If by Capitalism we mean the free market economy, then we cannot point at the United States as a failure of Capitalism because we haven’t practiced free market capitalism for a very long time. It is true that the free market is a natural result of human beings with free wills engaged in economic exchange. That being the natural state, a free market of sorts has always existed in every politico-economic system to some degree. Even in prisons, which are the most controlled of environments, the free market still asserts itself. In the USA we have been engaged in state capitalism whereby the corporate and financial interests use the government to secure a market and eliminate competition and socialize losses. This is a bad system and it is not a free market. It is, in fact, that which Ayn Rand warned against. The latent free market is the only reason we have seen an progress as we have moved farther away from the free market and toward state Capitalism (even Communism).

    Catholic social teaching is not predicated on government. It is incumbent on government to protect the environment in which the free market operates, but more importantly it is the role of government to protect religious freedom and freedom of conscience. Government cannot demand, regulate or legislate a good conscience, but it must allow us to be free to act according to God’s will for each of us as individuals.

    In regards to your comment about the level of taxation, I think you are viewing it in error. Fist, taxation is nothing more than the confiscation of private property by force or threat of force. In the USA it is NOT legal to tax incomes. Nevertheless, the government does have a right, given by the people, to collect taxes (preferably not income taxes) in order to function within the enumerated powers. Considering our current tax rate as the lowest in decades is erroneous. What you are neglecting is the most insidious of taxes – inflation – the devaluation of the monetary unit to transfer wealth from the people to the government and the politically favored groups. This increase of the quantity of money serves to push people into higher and higher brackets increasing their tax rate without a commensurate increase in the utility of the money because although it is numerically greater its effectiveness is diminished by its lower value.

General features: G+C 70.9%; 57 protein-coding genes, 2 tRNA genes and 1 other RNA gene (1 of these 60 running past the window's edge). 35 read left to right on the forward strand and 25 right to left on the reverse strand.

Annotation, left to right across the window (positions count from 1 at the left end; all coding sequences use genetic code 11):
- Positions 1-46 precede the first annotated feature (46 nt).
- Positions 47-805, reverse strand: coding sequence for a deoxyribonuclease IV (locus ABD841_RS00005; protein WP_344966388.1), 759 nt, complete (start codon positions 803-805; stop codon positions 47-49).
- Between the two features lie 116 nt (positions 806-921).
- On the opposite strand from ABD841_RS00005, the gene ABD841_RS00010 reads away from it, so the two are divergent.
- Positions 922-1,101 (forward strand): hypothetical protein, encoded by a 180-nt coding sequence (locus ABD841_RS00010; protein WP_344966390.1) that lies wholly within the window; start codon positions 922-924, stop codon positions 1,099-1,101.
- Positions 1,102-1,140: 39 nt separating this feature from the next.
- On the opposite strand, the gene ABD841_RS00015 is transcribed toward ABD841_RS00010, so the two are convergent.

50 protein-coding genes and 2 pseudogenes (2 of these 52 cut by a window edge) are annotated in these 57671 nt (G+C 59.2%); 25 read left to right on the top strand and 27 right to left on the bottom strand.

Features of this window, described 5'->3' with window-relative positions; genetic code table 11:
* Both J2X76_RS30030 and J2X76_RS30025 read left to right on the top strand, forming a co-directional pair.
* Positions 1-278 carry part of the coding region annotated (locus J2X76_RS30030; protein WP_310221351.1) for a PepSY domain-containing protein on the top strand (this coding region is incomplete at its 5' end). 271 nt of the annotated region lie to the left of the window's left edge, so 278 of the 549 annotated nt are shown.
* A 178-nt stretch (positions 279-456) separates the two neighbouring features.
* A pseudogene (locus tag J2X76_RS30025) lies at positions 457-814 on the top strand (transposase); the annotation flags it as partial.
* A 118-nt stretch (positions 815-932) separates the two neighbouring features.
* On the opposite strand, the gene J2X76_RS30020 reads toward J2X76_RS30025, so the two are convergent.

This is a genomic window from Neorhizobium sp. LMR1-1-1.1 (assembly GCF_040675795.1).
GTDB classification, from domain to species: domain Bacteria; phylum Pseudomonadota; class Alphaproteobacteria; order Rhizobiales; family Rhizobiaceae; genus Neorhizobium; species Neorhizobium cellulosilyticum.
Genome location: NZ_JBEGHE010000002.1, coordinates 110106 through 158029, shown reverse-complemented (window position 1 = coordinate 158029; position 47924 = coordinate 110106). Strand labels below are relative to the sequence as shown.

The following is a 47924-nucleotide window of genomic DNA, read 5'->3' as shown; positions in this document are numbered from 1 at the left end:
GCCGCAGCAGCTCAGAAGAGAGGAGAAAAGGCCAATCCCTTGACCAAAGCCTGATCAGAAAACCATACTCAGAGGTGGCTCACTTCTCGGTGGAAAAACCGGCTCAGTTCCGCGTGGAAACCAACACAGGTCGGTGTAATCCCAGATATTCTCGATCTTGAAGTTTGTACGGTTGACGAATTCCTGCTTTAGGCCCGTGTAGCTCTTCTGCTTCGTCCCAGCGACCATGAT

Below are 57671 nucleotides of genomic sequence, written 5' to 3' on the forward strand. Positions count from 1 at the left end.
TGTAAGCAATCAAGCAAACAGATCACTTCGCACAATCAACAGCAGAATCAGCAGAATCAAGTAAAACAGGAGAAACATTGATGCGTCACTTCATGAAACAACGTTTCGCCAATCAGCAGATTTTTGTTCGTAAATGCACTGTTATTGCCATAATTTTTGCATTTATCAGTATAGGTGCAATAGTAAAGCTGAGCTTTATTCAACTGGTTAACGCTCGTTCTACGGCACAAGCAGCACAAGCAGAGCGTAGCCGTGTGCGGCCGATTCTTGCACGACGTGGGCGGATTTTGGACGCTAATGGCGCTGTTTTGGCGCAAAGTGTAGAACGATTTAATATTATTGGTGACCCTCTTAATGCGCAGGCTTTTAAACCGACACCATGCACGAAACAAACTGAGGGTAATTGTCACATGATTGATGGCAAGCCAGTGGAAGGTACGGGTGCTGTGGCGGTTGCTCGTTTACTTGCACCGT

The simple fact is that 20% is about all the market is willing to allow the government to confiscate before it yields diminishing returns. The focus on the rate of taxation and who is getting taxed is a deflection from the truth. The concern for good government should be to tax the least amount possible while ensuring sufficient revenue and avoidance of debt and debasement of money to operate within the enumerated powers. Raising rates DOES NOT increase revenue – growing wealth does.

    Regarding your point about fascism, the Nazis were socialists, they were NOT right wing. How can a totalitarian regime run by pederasts, Sodomites and violent megalomaniacs be considered coming from the right? The false left-right paradigm used to give us the impression of choice originated in the Jacobin revolution. The right being anarchy and the left being totalitarianism. The USA is toward the right, yet falls short of anarchy. Nazism, corporatism, socialism, collectivism, Communism and yes, liberalism too are all movements from the Left.